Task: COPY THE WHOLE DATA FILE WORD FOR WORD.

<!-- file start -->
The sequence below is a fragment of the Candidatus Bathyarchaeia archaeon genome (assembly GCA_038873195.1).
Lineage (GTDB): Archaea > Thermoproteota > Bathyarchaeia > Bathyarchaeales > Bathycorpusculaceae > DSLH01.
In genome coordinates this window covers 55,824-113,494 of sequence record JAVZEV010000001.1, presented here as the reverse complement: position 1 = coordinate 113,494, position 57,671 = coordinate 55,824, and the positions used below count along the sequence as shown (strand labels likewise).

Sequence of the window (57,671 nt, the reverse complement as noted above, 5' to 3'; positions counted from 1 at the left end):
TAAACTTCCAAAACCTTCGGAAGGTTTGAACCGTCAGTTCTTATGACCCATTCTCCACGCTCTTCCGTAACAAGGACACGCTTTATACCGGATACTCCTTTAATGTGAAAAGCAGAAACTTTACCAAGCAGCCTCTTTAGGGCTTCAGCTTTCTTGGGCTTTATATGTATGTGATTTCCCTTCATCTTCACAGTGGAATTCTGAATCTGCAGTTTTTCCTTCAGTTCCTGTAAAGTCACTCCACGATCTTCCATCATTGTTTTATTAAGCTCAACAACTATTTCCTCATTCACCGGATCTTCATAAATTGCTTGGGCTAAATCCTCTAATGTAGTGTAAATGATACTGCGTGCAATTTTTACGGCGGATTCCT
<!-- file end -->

The sequence below is a fragment of the Candidatus Bathyarchaeia archaeon genome (assembly GCA_038873195.1).
Lineage (GTDB): Archaea > Thermoproteota > Bathyarchaeia > Bathyarchaeales > Bathycorpusculaceae > DSLH01.
In genome coordinates this window covers 55,824-113,494 of sequence record JAVZEV010000001.1, presented here as the reverse complement: position 1 = coordinate 113,494, position 57,671 = coordinate 55,824, and the positions used below count along the sequence as shown (strand labels likewise).

Sequence of the window (57,671 nt, the reverse complement as noted above, 5' to 3'; positions counted from 1 at the left end):
TAAACTTCCAAAACCTTCGGAAGGTTTGAACCGTCAGTTCTTATGACCCATTCTCCACGCTCTTCCGTAACAAGGACACGCTTTATACCGGATACTCCTTTAATGTGAAAAGCAGAAACTTTACCAAGCAGCCTCTTTAGGGCTTCAGCTTTCTTGGGCTTTATATGTATGTGATTTCCCTTCATCTTCACAGTGGAATTCTGAATCTGCAGTTTTTCCTTCAGTTCCTGTAAAGTCACTCCACGATCTTCCATCATTGTTTTATTAAGCTCAACAACTATTTCCTCATTCACCGGATCTTCATAAATTGCTTGGGCTAAATCCTCTAATGTAGTGTAAATGATACTGCGTGCAATTTTTACGGCGGATTCCT